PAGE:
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Perseverance in the Pandemic: Picking up the slack in BES's front office

(BCSD video by Dan Michener -


Published on Tuesday, October 26, 2021

Regina Buck uses front office computer

BCSD photos / Monica Kreber : Attendance clerk Regina Buck is one of three office staff members at BES who has helped fill in at the front office.


Berkeley Elementary is all hustle and bustle well before 7 a.m.

Staff members are already catering to a number of before-school daycare students who have been in the building since 6:30 a.m. Between 7 and 7:30 a.m., students are entering the building from either the car rider line or the bus loop, and the front office staff is answering phone calls and tending to student sign-ins like clockwork.

However, while they are working hard, nobody holds the title of “front office clerk” because as of mid-October, the school has not had one fulltime. There’s three of them making front office operations run smoothly: principal’s secretary Debbie Baggett, attendance clerk Regina Buck and bookkeeper Melanie Hahn.

The front office clerk typically handles answering phone calls and signing in late students first thing in the morning, but with understaffing it is all falling on these three employees, who are handling everything in addition to their official duties.

“We get it done, it’s just the understaffing’s difficult," Buck said.

Throw in a pandemic, and it just makes it that much more difficult.


Early risers 

Baggett previously worked in real estate but started at the school in 2005 as a long-term substitute. She worked in the front office for eight years and moved to her new position as the principal’s secretary about five years ago.

Buck has been at Berkeley Elementary for about eight years. She started in 4K, moved to kindergarten, moved on to the front office, and now maintains attendance through PowerSchool. On state and district levels, PowerSchool archives all attendance information and other student records.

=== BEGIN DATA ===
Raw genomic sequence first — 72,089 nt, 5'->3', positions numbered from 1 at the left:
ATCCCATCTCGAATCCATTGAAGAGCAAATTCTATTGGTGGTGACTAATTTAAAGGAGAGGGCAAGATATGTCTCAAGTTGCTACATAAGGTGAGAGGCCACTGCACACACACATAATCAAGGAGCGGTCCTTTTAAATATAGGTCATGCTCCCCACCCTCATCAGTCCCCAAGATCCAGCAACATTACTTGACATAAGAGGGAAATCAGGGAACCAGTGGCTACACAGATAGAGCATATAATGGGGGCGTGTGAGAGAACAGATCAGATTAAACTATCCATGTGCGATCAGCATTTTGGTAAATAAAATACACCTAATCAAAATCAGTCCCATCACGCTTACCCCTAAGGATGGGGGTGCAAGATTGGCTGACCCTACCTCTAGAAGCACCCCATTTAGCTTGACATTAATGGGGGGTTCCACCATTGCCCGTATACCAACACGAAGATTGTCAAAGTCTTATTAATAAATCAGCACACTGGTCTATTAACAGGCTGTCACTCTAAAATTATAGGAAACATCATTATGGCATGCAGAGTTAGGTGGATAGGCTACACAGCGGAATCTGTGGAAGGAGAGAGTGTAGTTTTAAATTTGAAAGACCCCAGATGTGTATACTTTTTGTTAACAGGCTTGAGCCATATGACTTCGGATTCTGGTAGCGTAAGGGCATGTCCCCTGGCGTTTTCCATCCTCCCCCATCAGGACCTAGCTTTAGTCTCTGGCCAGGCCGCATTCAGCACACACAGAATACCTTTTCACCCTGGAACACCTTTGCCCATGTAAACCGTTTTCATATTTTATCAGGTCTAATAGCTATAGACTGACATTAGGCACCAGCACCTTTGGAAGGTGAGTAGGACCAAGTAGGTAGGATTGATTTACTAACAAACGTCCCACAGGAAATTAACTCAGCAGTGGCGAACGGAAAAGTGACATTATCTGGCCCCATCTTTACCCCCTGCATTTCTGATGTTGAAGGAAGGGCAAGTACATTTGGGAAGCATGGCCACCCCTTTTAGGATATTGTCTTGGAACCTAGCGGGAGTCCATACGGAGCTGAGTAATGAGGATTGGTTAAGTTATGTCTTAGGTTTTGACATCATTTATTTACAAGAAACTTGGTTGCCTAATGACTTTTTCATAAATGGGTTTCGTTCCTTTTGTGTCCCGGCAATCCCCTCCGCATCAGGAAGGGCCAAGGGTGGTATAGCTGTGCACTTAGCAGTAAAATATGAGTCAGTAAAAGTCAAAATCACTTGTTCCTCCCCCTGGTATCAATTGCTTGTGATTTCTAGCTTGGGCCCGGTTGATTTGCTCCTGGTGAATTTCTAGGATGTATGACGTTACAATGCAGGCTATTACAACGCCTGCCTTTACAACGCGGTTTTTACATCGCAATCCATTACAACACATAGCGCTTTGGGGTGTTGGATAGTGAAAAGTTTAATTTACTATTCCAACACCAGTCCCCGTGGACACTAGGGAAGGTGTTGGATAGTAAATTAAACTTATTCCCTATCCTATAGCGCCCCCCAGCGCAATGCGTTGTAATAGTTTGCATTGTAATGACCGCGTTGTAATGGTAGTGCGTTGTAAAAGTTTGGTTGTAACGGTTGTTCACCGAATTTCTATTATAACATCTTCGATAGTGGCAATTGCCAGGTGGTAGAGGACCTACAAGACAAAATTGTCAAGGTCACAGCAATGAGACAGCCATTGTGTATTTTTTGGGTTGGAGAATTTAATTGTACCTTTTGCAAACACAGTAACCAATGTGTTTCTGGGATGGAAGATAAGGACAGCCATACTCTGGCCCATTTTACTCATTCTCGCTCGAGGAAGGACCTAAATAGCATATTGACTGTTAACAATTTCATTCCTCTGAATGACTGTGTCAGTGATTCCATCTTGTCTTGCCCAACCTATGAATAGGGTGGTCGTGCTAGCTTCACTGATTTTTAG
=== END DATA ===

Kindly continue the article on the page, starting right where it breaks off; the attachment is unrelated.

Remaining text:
Hahn has been at the school for 14 years, also in various positions. As the bookkeeper, Hahn handles all the financial aspects of the school.

The role of the front office clerk is a critical one, especially in a school with really young children. Berkeley Elementary has kindergarten through second-graders (plus pre-school).

“We need to make sure they are safe and secure and that they’re getting where they need to go,” Hahn said.

If one were to ask any of the front office staff what is the busiest part of their day, the answer is unanimous: morning arrival and afternoon dismissal.

Their day starts around 6:30 a.m., turning on computers and cameras and making sure everything is set up for the day. The doors for arrival actually open at 6:55, though parents may show up earlier than that for certain errands – maybe to ask a question or to register a new student.

During that time, the staff stays busy answering phone calls – a lot of them COVID-related – and signing in anyone coming in late. They will also sign in substitute teachers arriving at the school.

The three of them are working hard to keep the front office up and running but, oddly enough, “front office clerk” is not in any of their job descriptions. Since the school has not had one since the start of the year, other employees are picking up the slack.

“None of the three of us that are up there are supposed to be up there – except for maybe lunch time when we have to fill in when someone goes to lunch,” Baggett said. “The teamwork’s great.”

In the morning Baggett is usually pulling tardy cards for anybody coming in late, and then handing them over to Buck and Hahn as they keep track of attendance. The school has a temporary receptionist from Kelly Services who directs students in the hallways to their classrooms (or to where they can pick up a breakfast on their way to class).

The front office team also helps parents throughout the day who have to sign in/out a student or drop off something for a student.